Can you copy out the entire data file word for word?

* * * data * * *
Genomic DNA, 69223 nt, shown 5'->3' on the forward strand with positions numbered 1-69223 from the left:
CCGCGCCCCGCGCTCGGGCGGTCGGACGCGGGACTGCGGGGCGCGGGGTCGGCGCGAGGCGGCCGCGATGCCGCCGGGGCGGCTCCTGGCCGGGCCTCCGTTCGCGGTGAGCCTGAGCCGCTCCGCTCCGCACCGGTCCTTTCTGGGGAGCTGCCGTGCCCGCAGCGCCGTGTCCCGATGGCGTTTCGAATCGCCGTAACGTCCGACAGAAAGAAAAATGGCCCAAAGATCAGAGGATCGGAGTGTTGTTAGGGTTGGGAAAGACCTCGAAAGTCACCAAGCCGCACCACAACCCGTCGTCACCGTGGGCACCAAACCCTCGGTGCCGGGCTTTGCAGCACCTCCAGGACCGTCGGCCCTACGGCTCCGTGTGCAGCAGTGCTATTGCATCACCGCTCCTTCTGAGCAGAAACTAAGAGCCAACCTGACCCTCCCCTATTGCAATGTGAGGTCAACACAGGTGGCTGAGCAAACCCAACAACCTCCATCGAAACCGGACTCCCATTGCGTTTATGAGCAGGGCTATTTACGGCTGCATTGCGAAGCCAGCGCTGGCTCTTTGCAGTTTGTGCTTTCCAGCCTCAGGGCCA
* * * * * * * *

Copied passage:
Genomic DNA, 69223 nt, shown 5'->3' on the forward strand with positions numbered 1-69223 from the left:
CCGCGCCCCGCGCTCGGGCGGTCGGACGCGGGACTGCGGGGCGCGGGGTCGGCGCGAGGCGGCCGCGATGCCGCCGGGGCGGCTCCTGGCCGGGCCTCCGTTCGCGGTGAGCCTGAGCCGCTCCGCTCCGCACCGGTCCTTTCTGGGGAGCTGCCGTGCCCGCAGCGCCGTGTCCCGATGGCGTTTCGAATCGCCGTAACGTCCGACAGAAAGAAAAATGGCCCAAAGATCAGAGGATCGGAGTGTTGTTAGGGTTGGGAAAGACCTCGAAAGTCACCAAGCCGCACCACAACCCGTCGTCACCGTGGGCACCAAACCCTCGGTGCCGGGCTTTGCAGCACCTCCAGGACCGTCGGCCCTACGGCTCCGTGTGCAGCAGTGCTATTGCATCACCGCTCCTTCTGAGCAGAAACTAAGAGCCAACCTGACCCTCCCCTATTGCAATGTGAGGTCAACACAGGTGGCTGAGCAAACCCAACAACCTCCATCGAAACCGGACTCCCATTGCGTTTATGAGCAGGGCTATTTACGGCTGCATTGCGAAGCCAGCGCTGGCTCTTTGCAGTTTGTGCTTTCCAGCCTCAGGGCCA